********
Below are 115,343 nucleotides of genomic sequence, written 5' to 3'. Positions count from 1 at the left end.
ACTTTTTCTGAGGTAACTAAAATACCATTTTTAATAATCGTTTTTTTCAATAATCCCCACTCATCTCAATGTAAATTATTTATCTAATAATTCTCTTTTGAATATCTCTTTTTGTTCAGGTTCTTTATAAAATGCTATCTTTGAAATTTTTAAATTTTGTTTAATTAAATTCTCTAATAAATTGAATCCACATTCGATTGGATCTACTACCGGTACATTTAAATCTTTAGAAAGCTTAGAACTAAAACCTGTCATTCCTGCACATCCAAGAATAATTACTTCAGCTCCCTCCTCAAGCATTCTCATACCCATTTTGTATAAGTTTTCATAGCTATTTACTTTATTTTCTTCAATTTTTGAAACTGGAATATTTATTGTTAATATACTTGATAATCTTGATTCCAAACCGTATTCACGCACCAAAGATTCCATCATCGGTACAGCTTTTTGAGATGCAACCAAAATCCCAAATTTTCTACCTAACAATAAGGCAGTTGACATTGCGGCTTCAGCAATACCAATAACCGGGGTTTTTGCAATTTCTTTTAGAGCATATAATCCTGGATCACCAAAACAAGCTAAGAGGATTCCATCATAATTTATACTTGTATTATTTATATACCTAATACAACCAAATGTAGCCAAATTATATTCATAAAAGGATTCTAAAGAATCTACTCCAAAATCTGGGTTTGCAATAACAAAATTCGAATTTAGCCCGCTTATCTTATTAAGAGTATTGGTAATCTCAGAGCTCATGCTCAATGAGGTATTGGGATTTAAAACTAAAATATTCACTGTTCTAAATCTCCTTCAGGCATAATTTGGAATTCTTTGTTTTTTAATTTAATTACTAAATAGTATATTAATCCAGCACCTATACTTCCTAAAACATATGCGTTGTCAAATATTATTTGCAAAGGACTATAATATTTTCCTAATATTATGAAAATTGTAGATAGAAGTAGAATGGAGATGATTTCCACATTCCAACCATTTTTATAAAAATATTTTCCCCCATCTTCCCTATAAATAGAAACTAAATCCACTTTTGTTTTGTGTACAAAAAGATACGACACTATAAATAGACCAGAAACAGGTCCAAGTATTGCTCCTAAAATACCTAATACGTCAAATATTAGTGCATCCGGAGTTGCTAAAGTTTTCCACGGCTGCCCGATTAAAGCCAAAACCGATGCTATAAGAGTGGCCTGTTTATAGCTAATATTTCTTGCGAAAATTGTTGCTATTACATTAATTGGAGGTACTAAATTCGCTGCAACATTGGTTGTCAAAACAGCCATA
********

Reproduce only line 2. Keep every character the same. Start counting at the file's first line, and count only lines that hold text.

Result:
ACTTTTTCTGAGGTAACTAAAATACCATTTTTAATAATCGTTTTTTTCAATAATCCCCACTCATCTCAATGTAAATTATTTATCTAATAATTCTCTTTTGAATATCTCTTTTTGTTCAGGTTCTTTATAAAATGCTATCTTTGAAATTTTTAAATTTTGTTTAATTAAATTCTCTAATAAATTGAATCCACATTCGATTGGATCTACTACCGGTACATTTAAATCTTTAGAAAGCTTAGAACTAAAACCTGTCATTCCTGCACATCCAAGAATAATTACTTCAGCTCCCTCCTCAAGCATTCTCATACCCATTTTGTATAAGTTTTCATAGCTATTTACTTTATTTTCTTCAATTTTTGAAACTGGAATATTTATTGTTAATATACTTGATAATCTTGATTCCAAACCGTATTCACGCACCAAAGATTCCATCATCGGTACAGCTTTTTGAGATGCAACCAAAATCCCAAATTTTCTACCTAACAATAAGGCAGTTGACATTGCGGCTTCAGCAATACCAATAACCGGGGTTTTTGCAATTTCTTTTAGAGCATATAATCCTGGATCACCAAAACAAGCTAAGAGGATTCCATCATAATTTATACTTGTATTATTTATATACCTAATACAACCAAATGTAGCCAAATTATATTCATAAAAGGATTCTAAAGAATCTACTCCAAAATCTGGGTTTGCAATAACAAAATTCGAATTTAGCCCGCTTATCTTATTAAGAGTATTGGTAATCTCAGAGCTCATGCTCAATGAGGTATTGGGATTTAAAACTAAAATATTCACTGTTCTAAATCTCCTTCAGGCATAATTTGGAATTCTTTGTTTTTTAATTTAATTACTAAATAGTATATTAATCCAGCACCTATACTTCCTAAAACATATGCGTTGTCAAATATTATTTGCAAAGGACTATAATATTTTCCTAATATTATGAAAATTGTAGATAGAAGTAGAATGGAGATGATTTCCACATTCCAACCATTTTTATAAAAATATTTTCCCCCATCTTCCCTATAAATAGAAACTAAATCCACTTTTGTTTTGTGTACAAAAAGATACGACACTATAAATAGACCAGAAACAGGTCCAAGTATTGCTCCTAAAATACCTAATACGTCAAATATTAGTGCATCCGGAGTTGCTAAAGTTTTCCACGGCTGCCCGATTAAAGCCAAAACCGATGCTATAAGAGTGGCCTGTTTATAGCTAATATTTCTTGCGAAAATTGTTGCTATTACATTAATTGGAGGTACTAAATTCGCTGCAACATTGGTTGTCAAAACAGCCATA